Cholos sauntered past the booths with girlfriends clinging to them, but dove into a game on the sudden, pulling out wads of cash from baggy pockets. They acted cool with each other; bikers strolled the lanes, impressing their ladies with their own acumen. Blacks from the maligned west side blended in, sporting jackets from their high school. Nobody warred.
The Big Fresno Fair calmed. Peace entered into the night, and anybody caught stupid would be thrown out. Cops patrolled the grounds. On walkie-talkies, security kept in constant touch. A recent stabbing in Fresno wouldn’t ruin it.
Everybody enjoyed the fair.
It was time to head out. Then they started pouring in, kids from a different group, streaming through the turnstiles onto the concourse. They came in a horde, the hip-hop generation in numbers, kid after kid looking so severely disconnected they scared you, stepping in through the gate after the pat-down search, scowling on the concrete expanse, waiting to hook up with partners. Chicks, clumped together, swaggeringly bitched about the fucking looks somebody had given them.
Old-time cholos stepped aside, gathering their families. The tired and beaten didn’t have the energy to confront them. They didn’t want to save face. They wanted to get out of there.
“Let’s get the hell out of here,” my mother said, “this is too much, this place.”
“Yeah, Steve, it’s a little rowdy now,” my aunt said.
We stood by the bathrooms watching the kids come in. Cops followed them with their eyes. Tough, mean kids taking over the fair, spreading and talking.
“That bitch don’t know…”
Canned words came out of mouths twisted in anger. Eyes sought enemies to lay into.
“I’ll beat his fucking ass.”
We walked on. Behind us the fair streamed in violently bright colors. People screamed on rides and lights flashed.
“Did you see those two kids?” my mother said, when we got outside.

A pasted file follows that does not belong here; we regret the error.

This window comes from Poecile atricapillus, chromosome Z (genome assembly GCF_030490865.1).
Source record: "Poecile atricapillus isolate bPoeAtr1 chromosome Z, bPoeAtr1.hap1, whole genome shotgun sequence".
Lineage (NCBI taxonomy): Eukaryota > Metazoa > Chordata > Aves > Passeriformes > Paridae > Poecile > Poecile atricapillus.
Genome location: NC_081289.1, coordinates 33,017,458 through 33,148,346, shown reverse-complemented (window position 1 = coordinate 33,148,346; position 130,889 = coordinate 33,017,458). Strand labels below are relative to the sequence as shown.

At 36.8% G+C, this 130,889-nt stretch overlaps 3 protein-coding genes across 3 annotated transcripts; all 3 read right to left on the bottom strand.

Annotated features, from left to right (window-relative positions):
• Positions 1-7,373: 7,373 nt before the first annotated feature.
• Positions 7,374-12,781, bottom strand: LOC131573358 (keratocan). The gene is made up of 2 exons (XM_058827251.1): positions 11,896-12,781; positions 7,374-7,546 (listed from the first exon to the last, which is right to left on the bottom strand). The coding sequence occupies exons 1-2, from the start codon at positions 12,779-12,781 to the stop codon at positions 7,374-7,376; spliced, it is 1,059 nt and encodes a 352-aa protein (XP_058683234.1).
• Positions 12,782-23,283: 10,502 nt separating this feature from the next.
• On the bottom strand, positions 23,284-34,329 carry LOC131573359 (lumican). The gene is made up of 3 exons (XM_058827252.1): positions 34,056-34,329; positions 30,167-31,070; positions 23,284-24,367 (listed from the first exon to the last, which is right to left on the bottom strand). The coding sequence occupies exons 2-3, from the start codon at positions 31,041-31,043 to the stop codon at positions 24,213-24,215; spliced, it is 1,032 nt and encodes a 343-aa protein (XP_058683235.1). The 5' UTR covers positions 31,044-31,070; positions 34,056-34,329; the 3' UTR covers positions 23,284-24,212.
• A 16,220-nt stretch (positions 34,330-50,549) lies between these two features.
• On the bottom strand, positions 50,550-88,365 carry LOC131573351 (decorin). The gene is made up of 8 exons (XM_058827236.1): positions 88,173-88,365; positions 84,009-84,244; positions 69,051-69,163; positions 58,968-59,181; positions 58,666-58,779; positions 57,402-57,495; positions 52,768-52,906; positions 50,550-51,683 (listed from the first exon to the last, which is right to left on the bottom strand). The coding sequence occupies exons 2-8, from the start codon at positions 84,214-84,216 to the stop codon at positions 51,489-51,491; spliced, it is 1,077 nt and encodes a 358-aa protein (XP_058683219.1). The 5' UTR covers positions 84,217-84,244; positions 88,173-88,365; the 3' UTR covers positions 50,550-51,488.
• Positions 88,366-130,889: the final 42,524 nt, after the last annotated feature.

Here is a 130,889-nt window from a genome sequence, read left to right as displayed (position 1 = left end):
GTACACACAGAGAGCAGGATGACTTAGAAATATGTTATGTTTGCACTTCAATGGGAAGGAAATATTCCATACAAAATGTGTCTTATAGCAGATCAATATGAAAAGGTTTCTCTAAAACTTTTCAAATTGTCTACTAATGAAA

“Yeah, I did! The two nerds?”
“Yeah,” my aunt laughed with us.
Pooling their money at the entrance, they had been spotted. Two nerds, a chubby Chicano and a pimply white kid, customized for the evening with slicked-back hair and all the right clothes worn all wrong.
They reminded me of me. But I loved them for that.
“Do we have enough to get in?” came out of one.
“Count it, fool! We might have to break in!”
“That would be crazy!”
“Sometimes you have to do things anarchic.”
“Retro juvenile you mean.”
“Whatever.” They plotted their mischief. It meant finding a way in and using it.
“Did you hear them?” my aunt asked.
“Some of it.”
“What were they saying?”
“That they’re going to get in free and be bad, bad boys.”
We all started laughing, watching them skirt the entrance to another side of the fair.
They disappeared into the shadows.
A thug group approached us.
“Then I told that bitch I don’t need no shit from you. Know what I’m saying?”
“Fuck that bitch. Look at them bitches over there. Who those fools with them? They mad dogging us?”
“Hurry up, Stephen,” my mother said, elbowing me. “Let’s get out of here. Let’s go home.”
“Yeah, it’s kind of rough around here, Steve,” my aunt said, whispering under her breath. We had reached the parking lot and were crossing the street soon.
“It is,” I said. “And where were your Mexicans, Mom?”
“Everywhere,” she said, “spending their hard-earned money, like fools.”
“But having a good time,” my aunt said.
“Having a good time, I guess,” my mom said. “But those kids of theirs, this new generation, ay, what are we gonna do?”
“Nothing,” I said. “Wait until the poets arise and make sense of them.”
“Will they come from them?”
“Never,” I said, “they’ll come from the ones who talk straight.”
“And wear their pants up to their waists,” my aunt said, stopping at the car and laughing. She imitated the two nerds back there talking.
“Look at the Ferris wheel,” I said, “it’s still spinning.” I unbuckled my kid in his stroller and began to put him in his car seat.
“Hey, you, Mister Ben,” I told him.
He waved a fist at me.
I put it in my mouth and bit it. “Learn to speak around your fist. Don’t mumble.”
“What are you talking about there,” my mom said. She was standing beside me at the door.
“Everything,” I said, “important to me.”
Ben laughed. I kissed his hand and gave it back to him.
“Okay, Ben, you’re all set,” I said.
“Are you ready to go, then?” my mother said.
“I’m ready,” I said.
We paused for a second looking over the car at the Ferris wheel. Its radiant spokes kept turning in a circle of light.
Excerpts from "La Muerte Hace Tortillas"
My father was fine. There was nothing wrong with him, nothing. Just the opposite. Even with the rumors flying about him—that there was something, just a little something off there; just a little something to wonder about—he towered over most fathers because he was strong and tall and handsome. He held his own in our neighborhood and made me proud of him. I upheld his noble quality in my mind, even as I was washed in shame from an early age because of his deficiencies.